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2014-06-24 MM 2015-03-09 CH recheck tags 2015-04-22 EK update index 2015-05-13 EK correct proof2015-08-13 CH regularizing doc titles Margaret Sanger [21 Feb 1922] [Japanese Visa Refusal] msp422011 Mrs. Sanger to Sail Tomorrow for Far East, San Francisco Chronicle, Feb. 21, 1922 San Francisco Chronicle
  • Sanger, Margaret, tours, 1922 (Japan)
  • Japan, overpopulation
  • Japan, censorship

    No matter what may be the views of the Japanese government on the delicate subject of birth control, Mrs. Margaret Sanger, head of the Birth Control League in the United States, has no intention of being deterred from entering Japan on that account. Mrs. Sanger, who is visiting San Francisco, was much encouraged yesterday by an Associated Press dispatch from Tokyo announcing that the Japanese government has no objection to her landing in the country provided she does not attempt to disseminate her ideas.


    "I am not surprised," she said. "When the Japanese authorities here refused to vise my passport my New York office at once got into communication with Tokyo, and undoubtedly the moderation of the official order has been brought about by pressure in the Japanese capital by the more liberal group there. Well, I'm glad of it, and besides all this excitement about my not being permitted to land will stir interest in what I have to say. That's good advertising." Mrs. Sanger will carry out her original intention, she said, and sail for Japan aboard the T.K.K. liner Taiyo Maru tomorrow. She will be the guest of Baroness Ishimoto, leader of the birth control movement in Japan, while in Toyko.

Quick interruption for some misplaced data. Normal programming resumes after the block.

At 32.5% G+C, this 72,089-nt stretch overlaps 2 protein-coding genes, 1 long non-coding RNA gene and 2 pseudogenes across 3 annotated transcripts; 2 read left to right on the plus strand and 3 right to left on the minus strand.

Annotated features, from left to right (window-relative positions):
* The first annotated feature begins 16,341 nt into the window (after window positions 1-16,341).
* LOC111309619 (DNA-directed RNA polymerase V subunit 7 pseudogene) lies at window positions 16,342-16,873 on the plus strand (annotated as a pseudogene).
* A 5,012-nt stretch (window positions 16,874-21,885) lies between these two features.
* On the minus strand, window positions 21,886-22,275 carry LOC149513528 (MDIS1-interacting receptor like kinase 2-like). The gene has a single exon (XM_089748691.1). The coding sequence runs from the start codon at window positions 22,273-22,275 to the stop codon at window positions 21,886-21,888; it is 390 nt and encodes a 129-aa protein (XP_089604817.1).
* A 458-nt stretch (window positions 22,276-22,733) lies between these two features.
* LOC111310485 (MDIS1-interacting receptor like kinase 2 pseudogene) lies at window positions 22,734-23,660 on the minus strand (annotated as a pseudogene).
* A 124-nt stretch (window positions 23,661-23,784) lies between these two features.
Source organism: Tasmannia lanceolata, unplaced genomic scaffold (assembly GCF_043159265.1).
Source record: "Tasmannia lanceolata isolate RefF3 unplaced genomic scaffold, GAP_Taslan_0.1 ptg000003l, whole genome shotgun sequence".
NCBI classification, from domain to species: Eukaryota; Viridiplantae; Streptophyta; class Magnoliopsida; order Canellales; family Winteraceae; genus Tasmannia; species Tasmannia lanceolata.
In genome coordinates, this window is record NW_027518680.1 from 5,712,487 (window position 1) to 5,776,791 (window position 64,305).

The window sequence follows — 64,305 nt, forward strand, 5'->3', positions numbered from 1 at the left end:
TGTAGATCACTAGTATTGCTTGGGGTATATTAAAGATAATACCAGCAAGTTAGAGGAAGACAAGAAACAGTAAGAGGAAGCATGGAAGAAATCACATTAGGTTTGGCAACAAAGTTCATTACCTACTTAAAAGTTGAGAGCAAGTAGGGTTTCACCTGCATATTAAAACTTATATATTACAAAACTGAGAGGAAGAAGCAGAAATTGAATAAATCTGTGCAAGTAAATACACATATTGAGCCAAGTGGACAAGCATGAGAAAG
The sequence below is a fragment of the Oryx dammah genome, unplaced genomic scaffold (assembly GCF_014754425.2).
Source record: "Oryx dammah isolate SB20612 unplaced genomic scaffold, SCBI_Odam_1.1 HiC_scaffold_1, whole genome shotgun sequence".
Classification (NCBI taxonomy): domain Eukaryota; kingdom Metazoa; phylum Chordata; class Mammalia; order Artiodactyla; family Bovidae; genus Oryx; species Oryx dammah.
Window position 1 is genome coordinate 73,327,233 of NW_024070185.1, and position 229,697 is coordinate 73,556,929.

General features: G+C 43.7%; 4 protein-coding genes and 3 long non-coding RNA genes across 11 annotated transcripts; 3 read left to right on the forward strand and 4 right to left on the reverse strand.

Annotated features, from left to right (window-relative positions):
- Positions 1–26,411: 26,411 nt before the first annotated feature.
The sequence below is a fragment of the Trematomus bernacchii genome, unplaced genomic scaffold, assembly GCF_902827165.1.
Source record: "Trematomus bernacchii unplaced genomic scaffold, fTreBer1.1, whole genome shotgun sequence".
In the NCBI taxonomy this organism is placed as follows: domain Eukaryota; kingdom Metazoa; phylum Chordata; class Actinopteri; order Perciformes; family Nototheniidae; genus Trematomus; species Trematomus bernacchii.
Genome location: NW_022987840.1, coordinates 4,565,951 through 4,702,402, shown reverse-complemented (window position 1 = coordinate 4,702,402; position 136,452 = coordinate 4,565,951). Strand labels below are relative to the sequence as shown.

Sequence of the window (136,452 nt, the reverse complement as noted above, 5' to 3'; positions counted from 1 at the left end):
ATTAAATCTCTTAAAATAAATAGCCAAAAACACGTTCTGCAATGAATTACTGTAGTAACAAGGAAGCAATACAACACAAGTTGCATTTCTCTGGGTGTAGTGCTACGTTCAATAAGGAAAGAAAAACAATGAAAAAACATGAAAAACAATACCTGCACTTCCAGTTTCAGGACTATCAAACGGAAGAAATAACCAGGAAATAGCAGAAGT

Birth control ought to result in Japan in a movement which will have an important indirect bearing on world peace, in Mrs. Sanger's opinion. "By helping to prevent overpopulation," she explained, "birth control will remove the immediate pressure which is one of the chief causes of conflicts between nations. Japan's greatest problem is overpopulation." Yesterday's Associated Press dispatch from Tokyo pointed out that the refusal to vise Mrs. Sanger's passport was on the ground that propaganda along the line she proposed was illegal in Japan and an improper subject for public discussion. Instructions sent here by the foreign office, however, were not to be interpreted as meaning that she would be denied admission to the country.


    Japan's intention, according to Yusuke Akamatsu, chief of the immigration section of the foreign office, was to warn Mrs. Sanger that she would not be permitted to lecture, and to forestall any complaint that she did not know the Japanese attitude in advance.

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    Copyright, Margaret Sanger Project